M2M makes sense for DBS Bank

[CASE STUDY] Singapore bank is expanding its machine-to-machine infrastructure to capture customer interactions on mobile devices and social media in real-time, which it hopes will improve service quality and customer experience.
Written by Kevin Kwang, Contributor on

SINGAPORE--For DBS Bank, machine-to-machine (M2M) communications has been a mainstay in its IT systems. A signal from the automated teller machine (ATM) to the bank's core system seeking permission to dispense cash to a customer from the person's account is one basic example of how M2M is core to the local bank's daily operations.
These days, though, the bank is moving beyond merely communicating transactional data and expanding into collecting unstructured data from customers' mobile devices and social media accounts. This move will help the bank better understand and meet their customers' needs, said David Gledhill, managing director and head of group technology & operations at DBS Bank.

DBS Bank case study

What: Expanding machine-to-machine capabilities from transactional data to collecting and mining unstructured data from customers' mobile devices and social media accounts
How: Building a separate data repository for unstructured data and implementing analytics software from various vendors, including Teradata and Progress Software.
Cost: "In terms of a percentage of our investment dollars, it's starting to become a significant amount," Gledhill said.
Results: Reduced costs, optimized its network, and improved customer experience

In an interview with ZDNet Asia, Gledhill said the number of mobile devices used to interact with the bank has "exploded". People used to come to the branch or visit an ATM for their banking needs, but with the Internet, they now use their mobile devices and social media accounts to engage with the bank too, he noted.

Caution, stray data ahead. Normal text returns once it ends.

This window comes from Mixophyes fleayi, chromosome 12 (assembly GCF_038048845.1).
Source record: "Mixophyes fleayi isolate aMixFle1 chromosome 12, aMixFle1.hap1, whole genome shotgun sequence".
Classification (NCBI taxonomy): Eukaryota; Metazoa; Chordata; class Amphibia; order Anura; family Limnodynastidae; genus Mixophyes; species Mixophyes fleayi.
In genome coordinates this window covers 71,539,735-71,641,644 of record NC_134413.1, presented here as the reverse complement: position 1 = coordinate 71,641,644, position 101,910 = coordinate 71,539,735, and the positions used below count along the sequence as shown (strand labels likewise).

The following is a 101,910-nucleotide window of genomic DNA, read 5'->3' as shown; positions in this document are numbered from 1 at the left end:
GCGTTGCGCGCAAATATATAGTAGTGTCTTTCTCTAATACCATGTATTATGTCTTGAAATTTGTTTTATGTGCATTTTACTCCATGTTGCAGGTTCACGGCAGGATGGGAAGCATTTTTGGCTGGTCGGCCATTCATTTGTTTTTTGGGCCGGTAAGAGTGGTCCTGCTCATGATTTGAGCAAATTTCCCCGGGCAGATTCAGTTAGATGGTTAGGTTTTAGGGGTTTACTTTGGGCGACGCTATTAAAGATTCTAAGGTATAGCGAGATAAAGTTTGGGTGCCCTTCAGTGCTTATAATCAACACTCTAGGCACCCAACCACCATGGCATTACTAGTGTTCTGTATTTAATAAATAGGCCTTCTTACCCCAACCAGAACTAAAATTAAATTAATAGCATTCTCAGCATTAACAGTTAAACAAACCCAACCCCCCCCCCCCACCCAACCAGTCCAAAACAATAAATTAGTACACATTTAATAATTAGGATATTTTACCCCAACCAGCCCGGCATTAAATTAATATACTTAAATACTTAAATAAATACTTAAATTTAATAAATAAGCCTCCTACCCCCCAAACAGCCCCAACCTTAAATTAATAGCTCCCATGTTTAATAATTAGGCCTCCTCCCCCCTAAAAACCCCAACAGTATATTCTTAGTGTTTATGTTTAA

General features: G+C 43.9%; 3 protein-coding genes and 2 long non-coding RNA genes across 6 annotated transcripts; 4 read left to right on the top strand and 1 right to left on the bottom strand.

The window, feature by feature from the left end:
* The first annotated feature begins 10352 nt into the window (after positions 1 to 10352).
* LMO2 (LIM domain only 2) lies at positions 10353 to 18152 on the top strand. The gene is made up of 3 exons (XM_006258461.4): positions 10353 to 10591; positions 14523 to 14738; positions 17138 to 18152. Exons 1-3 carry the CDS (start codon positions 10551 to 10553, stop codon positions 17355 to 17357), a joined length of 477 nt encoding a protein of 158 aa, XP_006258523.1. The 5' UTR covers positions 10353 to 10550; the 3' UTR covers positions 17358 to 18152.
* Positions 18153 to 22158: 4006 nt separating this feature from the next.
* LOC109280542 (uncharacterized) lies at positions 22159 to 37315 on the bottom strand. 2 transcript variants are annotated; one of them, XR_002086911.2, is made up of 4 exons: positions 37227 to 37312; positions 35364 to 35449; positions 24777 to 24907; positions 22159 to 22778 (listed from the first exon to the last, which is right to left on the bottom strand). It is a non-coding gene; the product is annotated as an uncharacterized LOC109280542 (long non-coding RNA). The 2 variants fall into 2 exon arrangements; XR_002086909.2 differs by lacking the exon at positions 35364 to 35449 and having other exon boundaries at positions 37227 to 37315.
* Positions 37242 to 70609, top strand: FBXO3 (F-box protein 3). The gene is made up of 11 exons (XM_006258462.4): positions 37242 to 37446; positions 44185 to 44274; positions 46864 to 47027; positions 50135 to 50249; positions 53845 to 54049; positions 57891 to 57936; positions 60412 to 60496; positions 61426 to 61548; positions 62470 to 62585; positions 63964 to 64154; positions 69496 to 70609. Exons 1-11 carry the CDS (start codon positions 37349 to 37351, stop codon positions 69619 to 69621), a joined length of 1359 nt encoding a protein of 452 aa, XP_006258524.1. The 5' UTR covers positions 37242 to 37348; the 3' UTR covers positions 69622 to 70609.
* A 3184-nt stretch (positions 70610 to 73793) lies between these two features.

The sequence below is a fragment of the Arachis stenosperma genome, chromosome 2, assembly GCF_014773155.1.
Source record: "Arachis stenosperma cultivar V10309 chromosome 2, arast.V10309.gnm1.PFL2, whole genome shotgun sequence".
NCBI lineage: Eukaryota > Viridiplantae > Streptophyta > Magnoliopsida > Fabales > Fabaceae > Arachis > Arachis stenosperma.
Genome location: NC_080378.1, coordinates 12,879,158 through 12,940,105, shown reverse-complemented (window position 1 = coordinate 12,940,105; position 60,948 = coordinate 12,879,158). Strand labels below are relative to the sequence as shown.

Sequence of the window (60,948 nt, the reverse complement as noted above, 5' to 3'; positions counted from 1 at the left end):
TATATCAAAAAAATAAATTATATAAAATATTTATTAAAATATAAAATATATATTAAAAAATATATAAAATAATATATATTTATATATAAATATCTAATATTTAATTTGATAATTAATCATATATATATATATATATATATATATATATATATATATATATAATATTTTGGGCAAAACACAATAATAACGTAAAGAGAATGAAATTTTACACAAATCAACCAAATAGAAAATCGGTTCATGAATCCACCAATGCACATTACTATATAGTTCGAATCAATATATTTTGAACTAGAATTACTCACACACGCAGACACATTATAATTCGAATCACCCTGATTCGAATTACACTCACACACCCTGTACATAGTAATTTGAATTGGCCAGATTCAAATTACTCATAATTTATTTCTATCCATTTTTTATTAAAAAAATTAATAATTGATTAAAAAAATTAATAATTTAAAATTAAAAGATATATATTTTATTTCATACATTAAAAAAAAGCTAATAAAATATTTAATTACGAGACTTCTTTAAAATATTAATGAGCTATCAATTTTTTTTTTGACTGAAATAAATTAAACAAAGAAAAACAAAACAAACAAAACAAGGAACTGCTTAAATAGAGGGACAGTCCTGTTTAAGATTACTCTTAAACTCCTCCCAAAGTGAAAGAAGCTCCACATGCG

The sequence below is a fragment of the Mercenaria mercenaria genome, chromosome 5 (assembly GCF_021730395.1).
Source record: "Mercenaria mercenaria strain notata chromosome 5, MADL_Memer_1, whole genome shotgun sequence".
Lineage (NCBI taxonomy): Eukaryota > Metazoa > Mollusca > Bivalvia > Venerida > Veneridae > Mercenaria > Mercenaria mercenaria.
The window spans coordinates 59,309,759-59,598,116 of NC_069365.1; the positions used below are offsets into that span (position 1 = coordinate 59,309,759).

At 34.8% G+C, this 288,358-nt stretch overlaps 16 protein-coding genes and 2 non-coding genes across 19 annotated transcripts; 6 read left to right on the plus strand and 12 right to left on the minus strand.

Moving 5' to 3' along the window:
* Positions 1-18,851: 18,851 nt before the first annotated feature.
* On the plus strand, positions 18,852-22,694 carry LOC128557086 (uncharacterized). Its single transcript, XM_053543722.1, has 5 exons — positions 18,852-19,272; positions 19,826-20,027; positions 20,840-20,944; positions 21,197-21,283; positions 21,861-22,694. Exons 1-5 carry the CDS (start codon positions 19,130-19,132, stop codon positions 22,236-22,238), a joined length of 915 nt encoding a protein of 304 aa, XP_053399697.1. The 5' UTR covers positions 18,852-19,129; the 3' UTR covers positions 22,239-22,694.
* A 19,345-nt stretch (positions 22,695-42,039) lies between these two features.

"The prize now is to understand what's going on across all of these touchpoints and, [using the collected data], help us improve our services, get to know the customer better, and allow us to sell our products in a timely way," he said.  
Building on existing systems
The executive said DBS' basic core transaction remains mostly the same, but the "bulk of its investment" has been to create a separate repository for unstructured data collected as well as how to store it and analyze the information.
Gledhill revealed the bank was heavily invested in another data warehousing project using Teradata when he joined the bank in 2008, which was why it did not create something new to expand its M2M capabilities but chose to build on top of the existing infrastructure.
Currently, Teradata is the core engine for its analytics library but the bank is also actively looking at other offerings from vendors such as IBM's Netezza and EMC's Greenplum appliances to improve its capabilities, he said. Progress Software provides the real-time, event-driven engine which plugs into DBS' existing TIBCO middleware layer, he added.